St. Jude Medical's Epiducer lead delivery system for neurostimulation therapy receives CE Mark approval

St. Jude Medical, Inc. (NYSE:STJ), a global medical device company, today announced European CE Mark approval of its new Epiducer™ lead delivery system for neurostimulation therapy. Unveiled at the Neurosurgery 2010 Congress in Lyon, France, the Epiducer lead delivery system is the first of its kind, allowing introduction of S-Series perc-paddle leads as well as multiple lead arrays through a single percutaneous entry point.

“One of this system's advantages is that it enables a physician to introduce a perc-paddle lead into the epidural space with a simpler, less invasive procedure”

This innovative lead delivery system is designed to reduce procedural complexities. The Epiducer system allows physicians to efficiently place neurostimulation S-Series perc-paddle leads and/or multiple lead arrays utilized in spinal cord stimulation (SCS) therapy for the management of chronic pain. Before the Epiducer system, the placement of paddle leads was only possible through a laminotomy, a more invasive surgical procedure, which typically requires removal of part of the vertebral bone.

"One of this system's advantages is that it enables a physician to introduce a perc-paddle lead into the epidural space with a simpler, less invasive procedure," said Dr. Olivier De Coster, an anesthesiologist who is head of the Pain Clinic at the Stedelijk Ziekenhuis Hospital in Roeselare, Belgium. "Paddle leads provide numerous therapy benefits including greater stability for reduced risk of migration and more efficient unidirectional stimulation."

Neurostimulation therapy is used for managing chronic pain of the trunk and limbs and pain from back surgeries that have failed. A paddle lead is a small insulated wire with multiple electrodes on a flat paddle-shaped surface that is placed in the epidural space near the spine. Mild electrical pulses are carried from the neurostimulator to the lead's electrodes to interrupt or mask the transmission of pain signals to the brain. Electrodes on the lead can be programmed to meet each individual patient's needs.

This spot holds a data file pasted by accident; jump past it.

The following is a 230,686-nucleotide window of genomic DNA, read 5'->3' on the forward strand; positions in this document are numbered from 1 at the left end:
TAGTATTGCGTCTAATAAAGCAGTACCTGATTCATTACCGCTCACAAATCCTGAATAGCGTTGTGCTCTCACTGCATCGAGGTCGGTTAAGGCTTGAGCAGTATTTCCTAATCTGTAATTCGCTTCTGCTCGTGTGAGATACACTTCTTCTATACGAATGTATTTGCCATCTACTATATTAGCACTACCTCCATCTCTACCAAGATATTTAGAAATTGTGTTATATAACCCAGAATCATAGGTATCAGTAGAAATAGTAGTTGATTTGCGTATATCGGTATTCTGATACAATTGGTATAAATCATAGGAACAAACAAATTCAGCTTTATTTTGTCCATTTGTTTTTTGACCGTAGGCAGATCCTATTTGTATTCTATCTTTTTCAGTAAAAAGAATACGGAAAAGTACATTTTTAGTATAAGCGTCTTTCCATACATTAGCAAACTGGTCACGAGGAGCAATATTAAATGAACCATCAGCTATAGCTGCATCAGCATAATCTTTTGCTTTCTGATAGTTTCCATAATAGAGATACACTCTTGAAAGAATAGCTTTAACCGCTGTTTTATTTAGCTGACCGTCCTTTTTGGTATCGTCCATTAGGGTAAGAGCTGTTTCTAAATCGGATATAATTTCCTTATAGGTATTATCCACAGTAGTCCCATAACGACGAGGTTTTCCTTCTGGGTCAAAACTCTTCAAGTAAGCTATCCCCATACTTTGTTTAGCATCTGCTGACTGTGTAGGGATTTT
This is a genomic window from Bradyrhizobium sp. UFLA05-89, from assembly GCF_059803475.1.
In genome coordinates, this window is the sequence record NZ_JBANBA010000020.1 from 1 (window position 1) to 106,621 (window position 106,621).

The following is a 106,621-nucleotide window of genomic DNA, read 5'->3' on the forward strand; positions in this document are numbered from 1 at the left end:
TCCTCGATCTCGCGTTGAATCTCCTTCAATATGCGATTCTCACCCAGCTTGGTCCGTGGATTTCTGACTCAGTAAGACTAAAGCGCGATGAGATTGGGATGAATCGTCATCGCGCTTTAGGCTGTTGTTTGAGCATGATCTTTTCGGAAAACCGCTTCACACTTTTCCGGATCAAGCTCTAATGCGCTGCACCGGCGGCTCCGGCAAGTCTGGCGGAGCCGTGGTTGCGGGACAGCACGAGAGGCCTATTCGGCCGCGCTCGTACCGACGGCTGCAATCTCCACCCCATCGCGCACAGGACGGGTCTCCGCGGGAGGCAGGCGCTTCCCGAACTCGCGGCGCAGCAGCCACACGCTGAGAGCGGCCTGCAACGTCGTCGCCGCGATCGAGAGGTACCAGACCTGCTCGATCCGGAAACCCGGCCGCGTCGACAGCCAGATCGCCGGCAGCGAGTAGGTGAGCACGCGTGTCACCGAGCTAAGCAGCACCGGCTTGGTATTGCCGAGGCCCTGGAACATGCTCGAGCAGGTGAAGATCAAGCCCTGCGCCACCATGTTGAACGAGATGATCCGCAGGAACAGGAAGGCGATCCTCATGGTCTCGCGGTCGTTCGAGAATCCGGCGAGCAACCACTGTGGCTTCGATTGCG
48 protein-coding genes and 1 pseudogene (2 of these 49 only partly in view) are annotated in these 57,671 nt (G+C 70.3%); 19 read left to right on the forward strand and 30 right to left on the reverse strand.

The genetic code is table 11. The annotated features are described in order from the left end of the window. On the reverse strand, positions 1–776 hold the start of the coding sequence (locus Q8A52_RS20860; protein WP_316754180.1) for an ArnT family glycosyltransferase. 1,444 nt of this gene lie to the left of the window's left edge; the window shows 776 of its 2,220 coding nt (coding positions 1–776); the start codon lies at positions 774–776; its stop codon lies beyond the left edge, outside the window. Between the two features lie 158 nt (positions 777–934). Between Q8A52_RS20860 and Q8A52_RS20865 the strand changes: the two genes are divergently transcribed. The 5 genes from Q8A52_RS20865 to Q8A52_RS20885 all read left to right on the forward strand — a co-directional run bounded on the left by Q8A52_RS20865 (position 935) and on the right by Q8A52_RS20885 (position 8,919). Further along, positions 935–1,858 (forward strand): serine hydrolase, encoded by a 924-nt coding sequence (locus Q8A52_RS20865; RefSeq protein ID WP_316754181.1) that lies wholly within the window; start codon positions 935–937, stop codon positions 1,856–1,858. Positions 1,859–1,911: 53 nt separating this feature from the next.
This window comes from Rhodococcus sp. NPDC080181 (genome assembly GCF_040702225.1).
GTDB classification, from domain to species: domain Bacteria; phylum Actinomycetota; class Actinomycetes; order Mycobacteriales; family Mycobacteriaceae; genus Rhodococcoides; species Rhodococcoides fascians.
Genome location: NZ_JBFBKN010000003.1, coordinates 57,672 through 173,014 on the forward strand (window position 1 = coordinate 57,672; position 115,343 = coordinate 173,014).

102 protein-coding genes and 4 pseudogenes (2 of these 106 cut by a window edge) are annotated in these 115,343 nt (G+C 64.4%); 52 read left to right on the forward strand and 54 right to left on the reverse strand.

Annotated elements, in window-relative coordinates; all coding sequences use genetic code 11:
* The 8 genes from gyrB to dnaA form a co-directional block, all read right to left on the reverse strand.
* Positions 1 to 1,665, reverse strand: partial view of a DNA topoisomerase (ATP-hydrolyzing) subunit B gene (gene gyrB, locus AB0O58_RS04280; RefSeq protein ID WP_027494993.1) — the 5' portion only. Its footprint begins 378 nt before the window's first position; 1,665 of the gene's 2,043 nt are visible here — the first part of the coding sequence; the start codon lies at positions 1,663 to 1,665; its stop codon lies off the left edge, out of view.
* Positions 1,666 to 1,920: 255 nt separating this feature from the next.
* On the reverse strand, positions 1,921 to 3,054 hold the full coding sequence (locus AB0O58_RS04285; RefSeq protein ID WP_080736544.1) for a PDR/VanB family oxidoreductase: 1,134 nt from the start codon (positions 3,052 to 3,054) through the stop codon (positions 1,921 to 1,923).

"We are pleased to provide physicians with this next-generation lead delivery system," said Chris Chavez, president of the St. Jude Medical Neuromodulation Division. "The Epiducer system is redefining percutaneous procedures, presenting physicians with a unique, new option to place leads and reduce procedural complexities."

Three decades of leading edge neurostimulation technology

For more than 30 years, the St. Jude Medical Neuromodulation Division has developed new technologies to treat chronic pain and other neurological disorders. In the last year alone, the company has introduced 11 new neuromodulation products to aid physicians in the treatment of these conditions. Today more than 60,000 patients in 35 countries have been implanted with St. Jude Medical neurostimulation systems.

Some of the innovative products that St. Jude Medical was first to bring to market include:

  • World's smallest neurostimulator for chronic pain - the Eon Mini™ spinal cord stimulator
  • Next-generation programming platform used to optimize neurostimulation therapy -- MultiSteering™ technology software for Rapid Programmer™
  • First spinal cord stimulator with constant current circuitry - the Genesis™ neurostimulator
  • World's smallest, longest-lasting rechargeable deep brain stimulation (DBS) device for treating the symptoms of Parkinson's disease -- the Brio™ neurostimulator (CE Mark approval)

Focused on research, St. Jude Medical is developing new technologies to address a growing list of neurological disorders. Clinical studies are currently underway for Parkinson's disease, essential tremor, migraine headaches, major depressive disorder, and others.

Chronic pain affects millions of patients worldwide. In the U.S., more than 76.5 million people are categorized as suffering from chronic pain by the American Pain Foundation. Estimates by the National Institutes of Health place the costs for lost work time and healthcare expenses at approximately $100 billion every year.

Source:

 St. Jude Medical

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